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Unshackled: Editorial on Delhi chief minister Arvind Kejriwal’s political chutzpah

Kejriwal’s political chutzpah is certain to energise the Opposition’s campaign & be an irritant to BJP. His presence assumes significance as AAP's strongholds are yet to go to the hustings

The Editorial Board Published 15.05.24, 07:34 AM
Arvind Kejriwal

Arvind Kejriwal File Photo

That the Delhi chief minister, Arvind Kejriwal, who was given interim bail by the Supreme Court recently, can get under the skin of his opponents is well-known. After his, albeit temporary, legal relief, Mr Kejriwal attempted to sow confusion — division — among the Bharatiya Janata Party rank and file by suggesting that the Union home minister, Amit Shah, would soon succeed the prime minister, Narendra Modi — the latter is set to touch 75 years, the apparent cut-off age for political sanyas in the BJP — forcing Mr Shah to issue a rebuttal. A day later, the Delhi chief minister continued with his mischievous sabre thrusts, this time speculating about the future of Yogi Adityanath, the chief minister of Uttar Pradesh. Mr Kejriwal’s political chutzpah is certain to energise the Opposition’s campaign and be an irritant to the BJP. His presence assumes significance as the Aam Aadmi Party’s strongholds — Delhi and Punjab — are yet to go to the hustings. Mr Kejriwal would doubtlessly try and bring the wind back to the Opposition’s sail in other parts of the country even though there is some speculation about the extent of his cooperation with the Congress that is, ironically, the AAP’s alliance partner in Delhi. A mobile, loquacious Mr Kejriwal could be an effective counterweight in the rhetorical battle that the BJP usually dominates.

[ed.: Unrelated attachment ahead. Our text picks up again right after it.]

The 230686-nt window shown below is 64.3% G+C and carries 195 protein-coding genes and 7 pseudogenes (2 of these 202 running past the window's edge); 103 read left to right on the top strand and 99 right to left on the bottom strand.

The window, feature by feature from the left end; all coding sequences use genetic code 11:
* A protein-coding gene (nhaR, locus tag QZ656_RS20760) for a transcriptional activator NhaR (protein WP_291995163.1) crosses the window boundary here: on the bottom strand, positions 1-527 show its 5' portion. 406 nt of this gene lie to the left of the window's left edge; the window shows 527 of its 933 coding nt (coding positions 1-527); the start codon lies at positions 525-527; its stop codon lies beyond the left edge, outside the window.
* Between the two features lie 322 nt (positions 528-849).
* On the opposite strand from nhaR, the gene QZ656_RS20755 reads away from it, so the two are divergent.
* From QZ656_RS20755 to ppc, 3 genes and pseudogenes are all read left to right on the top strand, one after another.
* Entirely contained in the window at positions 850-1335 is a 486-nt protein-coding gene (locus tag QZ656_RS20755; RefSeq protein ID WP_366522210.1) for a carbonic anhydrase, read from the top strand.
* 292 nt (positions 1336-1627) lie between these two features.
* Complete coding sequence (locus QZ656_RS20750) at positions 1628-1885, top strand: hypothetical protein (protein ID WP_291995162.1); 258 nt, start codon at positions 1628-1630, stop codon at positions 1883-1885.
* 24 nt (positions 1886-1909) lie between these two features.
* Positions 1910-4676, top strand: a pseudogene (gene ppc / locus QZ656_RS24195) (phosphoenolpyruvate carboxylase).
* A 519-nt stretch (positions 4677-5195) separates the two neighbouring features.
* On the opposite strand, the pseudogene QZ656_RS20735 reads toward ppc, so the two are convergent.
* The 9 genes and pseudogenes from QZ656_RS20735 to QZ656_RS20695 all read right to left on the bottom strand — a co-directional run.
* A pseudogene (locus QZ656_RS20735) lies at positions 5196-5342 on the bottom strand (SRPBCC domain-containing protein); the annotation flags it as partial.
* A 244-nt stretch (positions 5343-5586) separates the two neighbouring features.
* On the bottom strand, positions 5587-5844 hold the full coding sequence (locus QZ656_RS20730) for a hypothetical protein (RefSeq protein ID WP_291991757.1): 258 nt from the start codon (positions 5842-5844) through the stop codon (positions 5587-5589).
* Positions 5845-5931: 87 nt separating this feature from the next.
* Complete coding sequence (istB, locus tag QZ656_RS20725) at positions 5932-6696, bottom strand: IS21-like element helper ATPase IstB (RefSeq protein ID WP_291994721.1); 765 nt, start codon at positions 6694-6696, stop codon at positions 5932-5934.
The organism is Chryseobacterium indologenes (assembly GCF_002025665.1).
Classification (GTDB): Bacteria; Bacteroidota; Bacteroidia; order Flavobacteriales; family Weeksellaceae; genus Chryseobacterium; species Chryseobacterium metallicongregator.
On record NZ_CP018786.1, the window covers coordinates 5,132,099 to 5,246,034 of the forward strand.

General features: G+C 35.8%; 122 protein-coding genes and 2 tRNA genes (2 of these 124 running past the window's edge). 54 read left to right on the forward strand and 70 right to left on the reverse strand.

Perhaps that is why the Enforcement Di­rec­torate tried its best to keep Mr Kejriwal shackled in the Delhi liquor case. It argued that the right to campaign in an election is not a fundamental or even a legal entitlement for a politician. It is true that Mr Kejriwal’s bail is conditional. But the Supreme Court has adhered to established legal principles while ruling that the peculiarities of the specific case as well as Mr Kejriwal’s exception to being a habitual offender made him eligible for bail. The image of an incarcerated elected chief minister whose offence is yet to be proved — another Opposition leader, the Jharkhand chief minister, remains in a cell — at the time of a general election could surely sully India’s claims on federalism as well as erode the belief that the polls remain a level playing field for all parties.

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